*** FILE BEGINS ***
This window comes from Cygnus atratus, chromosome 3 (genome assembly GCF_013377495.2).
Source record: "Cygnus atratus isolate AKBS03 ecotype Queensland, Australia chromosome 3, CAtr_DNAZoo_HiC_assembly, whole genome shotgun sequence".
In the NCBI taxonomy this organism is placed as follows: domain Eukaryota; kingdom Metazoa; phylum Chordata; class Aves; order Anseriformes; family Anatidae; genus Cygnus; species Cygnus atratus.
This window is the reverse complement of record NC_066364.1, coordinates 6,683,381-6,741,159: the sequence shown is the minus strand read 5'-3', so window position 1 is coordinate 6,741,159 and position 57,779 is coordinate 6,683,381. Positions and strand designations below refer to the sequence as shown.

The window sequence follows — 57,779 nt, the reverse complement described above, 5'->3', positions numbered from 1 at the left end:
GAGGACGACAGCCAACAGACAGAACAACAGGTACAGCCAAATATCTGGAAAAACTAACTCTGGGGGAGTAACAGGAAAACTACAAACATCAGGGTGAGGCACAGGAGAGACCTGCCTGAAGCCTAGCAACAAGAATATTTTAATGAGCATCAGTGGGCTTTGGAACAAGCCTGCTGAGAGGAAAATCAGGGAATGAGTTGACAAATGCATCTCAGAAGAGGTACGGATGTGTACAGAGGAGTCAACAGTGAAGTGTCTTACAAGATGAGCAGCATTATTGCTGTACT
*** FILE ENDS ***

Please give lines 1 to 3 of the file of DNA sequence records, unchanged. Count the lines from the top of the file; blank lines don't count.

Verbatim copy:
This window comes from Cygnus atratus, chromosome 3 (genome assembly GCF_013377495.2).
Source record: "Cygnus atratus isolate AKBS03 ecotype Queensland, Australia chromosome 3, CAtr_DNAZoo_HiC_assembly, whole genome shotgun sequence".
In the NCBI taxonomy this organism is placed as follows: domain Eukaryota; kingdom Metazoa; phylum Chordata; class Aves; order Anseriformes; family Anatidae; genus Cygnus; species Cygnus atratus.